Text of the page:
Europe may have decided that austerity is the only way out of their financial dilemma. That’s ironic since their Keynesian policies helped them get to this brink of disaster. Austerity means a cut back in government programs. That’s the one thing that could work, but it’s not likely to get that austere.
People in France got rid of Nicolas Sarkozy and his austerity and elected Francois Hollande who promises to end austerity. For 40 years, Greece has thought that no one had to work or pay taxes. How has that worked out for them?
Greece can’t pay its debts. The monetary authorities who had been providing funds to Greece can n o longer be sure they will continue to even make the payments which could cause a default process throughout the Eurozone.
It that were to happen, all Greek monetary matters would be restored to the previous currency unit, the drachma. The powers that be will not let that happen.
If there were an Austrian school economist in the group he might say, “Let it unravel, let the debt default and have governments stand back and watch.” Right! Austerity is not much of a threat.
Governments will intervene as they did back in December 2011 when Italian and French banks were staring at default. The European Central Bank infused the necessary liquidity not the banking system to help the markets stave off a bearish downturn.
Europe is like the drug who vows to quit right after the next fix. They’re not stupid! They know the excessive borrowing has destroyed their economy, and they really want to stop cold turkey. But people don’t want to lose their welfare, retirement and other entitlements so they’re starting to riot in the streets for just one more fix.
Fears that Greece or Spain will exit the eurozone have rattled currency and stock markets worldwide. Europe still assumes the dollar is a safe-haven asset, but we have obvious problems of our own.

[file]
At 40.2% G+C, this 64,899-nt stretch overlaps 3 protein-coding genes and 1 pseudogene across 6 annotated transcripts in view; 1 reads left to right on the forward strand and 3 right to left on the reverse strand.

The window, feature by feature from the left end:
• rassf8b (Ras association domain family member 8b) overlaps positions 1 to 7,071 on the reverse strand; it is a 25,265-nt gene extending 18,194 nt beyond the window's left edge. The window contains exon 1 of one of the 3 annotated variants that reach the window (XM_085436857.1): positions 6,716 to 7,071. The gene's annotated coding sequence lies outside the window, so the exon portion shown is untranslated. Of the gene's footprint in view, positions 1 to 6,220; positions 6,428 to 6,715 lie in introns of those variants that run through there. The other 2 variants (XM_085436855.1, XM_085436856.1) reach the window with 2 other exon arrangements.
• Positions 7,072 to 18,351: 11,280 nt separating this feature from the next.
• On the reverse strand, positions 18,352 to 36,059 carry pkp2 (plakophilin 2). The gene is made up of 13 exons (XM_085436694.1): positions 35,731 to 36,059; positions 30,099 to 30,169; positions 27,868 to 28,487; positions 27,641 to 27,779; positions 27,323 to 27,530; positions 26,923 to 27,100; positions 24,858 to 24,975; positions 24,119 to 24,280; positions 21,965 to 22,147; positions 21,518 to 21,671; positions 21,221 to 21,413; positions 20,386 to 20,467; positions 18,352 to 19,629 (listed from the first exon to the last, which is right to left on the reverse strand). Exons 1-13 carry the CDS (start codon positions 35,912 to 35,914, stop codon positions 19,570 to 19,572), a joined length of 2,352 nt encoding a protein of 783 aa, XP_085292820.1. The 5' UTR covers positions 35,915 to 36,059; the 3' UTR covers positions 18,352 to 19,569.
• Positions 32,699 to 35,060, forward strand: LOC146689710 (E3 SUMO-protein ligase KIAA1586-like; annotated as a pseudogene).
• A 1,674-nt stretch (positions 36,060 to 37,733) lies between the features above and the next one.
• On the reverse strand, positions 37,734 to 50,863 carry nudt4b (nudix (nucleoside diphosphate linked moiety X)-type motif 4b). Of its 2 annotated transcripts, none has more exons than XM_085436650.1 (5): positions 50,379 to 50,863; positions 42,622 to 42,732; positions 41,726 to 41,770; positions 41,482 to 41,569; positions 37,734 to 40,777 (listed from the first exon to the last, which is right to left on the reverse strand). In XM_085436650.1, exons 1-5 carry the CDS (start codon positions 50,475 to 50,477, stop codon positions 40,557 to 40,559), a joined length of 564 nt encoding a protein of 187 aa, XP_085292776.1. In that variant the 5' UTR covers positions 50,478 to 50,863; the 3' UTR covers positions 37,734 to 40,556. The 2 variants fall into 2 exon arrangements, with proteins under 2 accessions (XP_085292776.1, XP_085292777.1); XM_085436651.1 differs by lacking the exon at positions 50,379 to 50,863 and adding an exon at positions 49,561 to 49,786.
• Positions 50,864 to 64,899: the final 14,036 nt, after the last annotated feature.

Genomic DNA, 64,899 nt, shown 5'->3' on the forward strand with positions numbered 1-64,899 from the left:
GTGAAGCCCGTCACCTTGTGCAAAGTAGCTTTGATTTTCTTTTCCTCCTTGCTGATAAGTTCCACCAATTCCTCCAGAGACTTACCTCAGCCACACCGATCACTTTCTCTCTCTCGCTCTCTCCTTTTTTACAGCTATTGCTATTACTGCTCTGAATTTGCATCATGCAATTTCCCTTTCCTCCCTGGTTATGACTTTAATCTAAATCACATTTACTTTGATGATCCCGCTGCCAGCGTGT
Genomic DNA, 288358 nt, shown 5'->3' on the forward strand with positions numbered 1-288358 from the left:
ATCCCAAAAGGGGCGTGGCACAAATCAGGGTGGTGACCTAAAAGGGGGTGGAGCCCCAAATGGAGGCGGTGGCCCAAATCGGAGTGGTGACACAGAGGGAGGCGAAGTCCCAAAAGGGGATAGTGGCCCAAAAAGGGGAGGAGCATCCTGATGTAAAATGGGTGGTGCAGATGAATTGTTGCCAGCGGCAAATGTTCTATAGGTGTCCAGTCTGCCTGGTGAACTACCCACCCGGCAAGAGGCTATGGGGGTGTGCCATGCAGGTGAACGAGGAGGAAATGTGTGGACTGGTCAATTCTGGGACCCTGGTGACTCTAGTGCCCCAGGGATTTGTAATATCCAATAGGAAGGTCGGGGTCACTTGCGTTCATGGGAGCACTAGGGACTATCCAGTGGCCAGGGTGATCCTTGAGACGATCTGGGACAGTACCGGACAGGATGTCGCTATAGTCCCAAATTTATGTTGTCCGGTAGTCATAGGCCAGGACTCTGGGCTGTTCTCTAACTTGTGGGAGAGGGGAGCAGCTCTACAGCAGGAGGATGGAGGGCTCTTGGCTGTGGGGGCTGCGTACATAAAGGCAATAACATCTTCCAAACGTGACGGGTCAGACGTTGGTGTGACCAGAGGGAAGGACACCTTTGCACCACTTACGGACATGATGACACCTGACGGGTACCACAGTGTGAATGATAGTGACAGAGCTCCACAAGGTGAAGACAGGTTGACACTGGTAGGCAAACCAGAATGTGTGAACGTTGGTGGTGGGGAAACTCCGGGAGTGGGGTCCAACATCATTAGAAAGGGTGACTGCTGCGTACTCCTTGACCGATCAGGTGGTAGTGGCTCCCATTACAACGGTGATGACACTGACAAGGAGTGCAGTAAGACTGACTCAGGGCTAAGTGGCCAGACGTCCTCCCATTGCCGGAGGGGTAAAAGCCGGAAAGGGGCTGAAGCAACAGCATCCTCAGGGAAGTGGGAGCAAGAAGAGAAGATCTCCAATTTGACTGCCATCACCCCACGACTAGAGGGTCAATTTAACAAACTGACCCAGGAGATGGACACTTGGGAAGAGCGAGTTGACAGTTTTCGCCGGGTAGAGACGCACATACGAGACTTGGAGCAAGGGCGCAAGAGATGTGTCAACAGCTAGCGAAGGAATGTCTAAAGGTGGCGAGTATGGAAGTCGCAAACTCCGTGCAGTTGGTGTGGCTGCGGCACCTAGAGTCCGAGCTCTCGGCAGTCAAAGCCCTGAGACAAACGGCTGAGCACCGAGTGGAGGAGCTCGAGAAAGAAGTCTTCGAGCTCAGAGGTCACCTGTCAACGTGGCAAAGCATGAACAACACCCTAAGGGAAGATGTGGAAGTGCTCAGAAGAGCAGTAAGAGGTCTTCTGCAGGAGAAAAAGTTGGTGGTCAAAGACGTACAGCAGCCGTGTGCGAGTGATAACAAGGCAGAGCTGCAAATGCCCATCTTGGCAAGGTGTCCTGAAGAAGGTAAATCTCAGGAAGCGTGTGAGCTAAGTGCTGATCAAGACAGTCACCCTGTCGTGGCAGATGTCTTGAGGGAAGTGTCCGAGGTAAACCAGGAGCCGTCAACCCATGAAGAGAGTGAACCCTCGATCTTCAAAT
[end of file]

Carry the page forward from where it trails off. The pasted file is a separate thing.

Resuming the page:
Politicians here and abroad will again take the easy way out and infuse liquidity. There is already talk of some kind of monetary infusion coming from the next Fed meeting. That could be deflationary in the short term, but eventually we will see price inflation. Remember monetary inflation always leads to price inflation.
The house of cards will fall, and money will move out of the banking systems and into the safe havens of the precious metals. By the end of the year we will see a dramatic rise in the precious metals.
The downside may not be over and it may still be a bumpy road ahead, but gold and silver will return to their highs. As the acceleration develops, silver will move up faster than gold. It’s been weaker than gold for a long time, but silver is a commodity and offers more leverage. In powerful metals bull markets, silver outperforms gold on the upside, just as during declines it falls faster than gold.
By definition gold is never in a bubble. It’s only the messenger recording the sickness of the world financial structure. Generally a bubble in any market happens when so many people get involved that the price is driven beyond reasonable prices.
There is a lot of talk about a gold bubble, but less than one percent of the institutional investment world is in gold and very few of those have taken physical delivery.
People like Warren Buffett, Charlie Munger and Bill Gates characterize gold as an investment, but that’s not right.
Paper currency is created at the whim of central banks. Gold is the world’s oldest currency. It was used as a medium of exchange even before the Roman Empire.
Historically, gold replaced barter by providing a means of exchange to allow widespread trade and commerce. Gold is very hard to produce and almost impossible to counterfeit.
A recent article in Barron’s reports that Simon Mikhailovich of Eidesis Capital sees another 2008-style financial collapse which would make stashing physical gold one of the safest investments around. Mikhailovich warns that the U.S. can’t pay down its massive debts. When one area of the global financial system collapses, the rest of the world will follow suit. He is placing his own funds in gold vaults around the globe. I will do an article later on international gold vaults.